Try blending in different nut oils, especially if the same nut is used in whole form for the salad.
Honey-mustard, you crave? Equal parts of both with lemon juice and oil.
Italian? Chop up herbs, add some pepper flakes, and a couple of cloves of crushed garlic.
Asian? Soy, sesame oil, sugar, and ginger will give you a good start.
The possibilities are endless. Make a large batch because vinaigrettes keep for a long time–the oil, when it floats to the top, acts as a barrier between the air and the other ingredients below. Just whisk again the next time you need some more. Buy a beautiful bottle to keep it table-ready in the fridge.
Tossing a salad is an art in itself, too. The larger the salad bowl you use, the better. It’s impossible to use a bowl that’s too large! How much dressing do you need? Start with about 1-2 tablespoons per serving. To avoid globs of dressing , spoon the dressing onto the sides of the bowl and then gently toss the ingredients together, incorporating the dressing from the sides of the bowl into the ingredients. Your clean hands are the best tools for this task. Taste a leaf at random and decide if you want more dressing. Another good rule of thumb is that, once you have served the salad, there should not be a pool of extra dressing at the bottom of the tossing bowl. The perfect amount will just coat each leaf, but not leave behind a puddle.
What takes a salad from good to glam?
Think about the colors, shapes, textures, flavors, and seasonality of what you add and try to make them complement each other.
For color: red or yellow bell peppers, radishes (watermelon radishes are so in fashion for good reason–they’re stunning!) orange sections, bright peas, carrots shaved with a vegetable peeler, slivers of purple cabbage, edible flowers, red onion. Picture the salad in your mind and play with how the colors will appear on the plate.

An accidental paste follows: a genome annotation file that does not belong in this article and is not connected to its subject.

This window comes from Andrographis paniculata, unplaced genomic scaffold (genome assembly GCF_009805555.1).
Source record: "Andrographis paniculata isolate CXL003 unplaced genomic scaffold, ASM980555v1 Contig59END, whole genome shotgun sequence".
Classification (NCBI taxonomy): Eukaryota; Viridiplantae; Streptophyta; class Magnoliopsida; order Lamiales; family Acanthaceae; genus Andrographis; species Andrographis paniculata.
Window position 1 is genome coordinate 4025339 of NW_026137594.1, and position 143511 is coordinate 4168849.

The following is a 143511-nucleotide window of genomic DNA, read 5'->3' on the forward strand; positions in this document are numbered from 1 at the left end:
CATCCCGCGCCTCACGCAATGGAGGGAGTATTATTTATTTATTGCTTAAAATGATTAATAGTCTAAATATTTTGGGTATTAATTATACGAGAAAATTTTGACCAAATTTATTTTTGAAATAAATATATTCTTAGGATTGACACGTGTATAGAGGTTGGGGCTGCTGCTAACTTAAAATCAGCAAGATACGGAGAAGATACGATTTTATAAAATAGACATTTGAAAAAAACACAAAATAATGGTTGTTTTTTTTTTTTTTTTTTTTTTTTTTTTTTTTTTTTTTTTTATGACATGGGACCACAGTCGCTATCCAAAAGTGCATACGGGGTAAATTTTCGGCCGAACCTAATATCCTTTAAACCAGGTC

For textures, look for contrast. Creamy avocado with crunchy jicama, zingy cilantro, and juicy orange. Or candied walnuts with goat cheese, apple matchsticks, and chunks of celery. Aim for a range of ingredients that will keep your palate interested.
I also like to include one “sexy” item in every salad–something a bit naughty or indulgent or expensive. A bit of gorgeous creamy cheese, nuts or seeds, berries, a soft boiled egg, supremes of grapefruit, high-quality anchovies, fresh herbs, cured meats, shellfish, or those artichoke hearts you’ve laboriously cleaned and cooked. Don’t settle for “just” a salad.
Similarly, don’t settle for just any old oil. Use the best that you can afford–it’s only a few tablespoons we are talking about here. Cut back and use lesser oils to saute with; but for salads, use something you enjoy tasting straight from the bottle.
Want to make a luncheon salad? Most any protein will work–grilled chicken, sliced steak, poached fish, eggs, seasoned tofu, garbanzo beans. Even a can of tuna or lowly sardines. Leftovers can serve a new role when filling out your salad the next day.
Just need a simple counterpoint to a roast chicken? Two or three greens or chicories, a straightforward vinaigrette, and perhaps with a few croutons tossed in the chicken roasting juices (see, now that’s naughty!) and you’re in business.
Think of your salad bowl as a painter’s palette, or an arena for experimentation. Understand a few guidelines to work by, but realize that there really are no limitations to what you can create.
If you take the time to truly compose a salad, rather than dumping a vacuum sealed bag of pre-mixed greens into a bowl with some crummy bottled dressing dumped on top, it can be an incredibly elegant and satisfying way to take care of yourself. You may even sell a kid or two on it. What could be more wholesome? Practice the craft and you’ll be craving your own garden ensemble next time you’re stuck eating out on the road.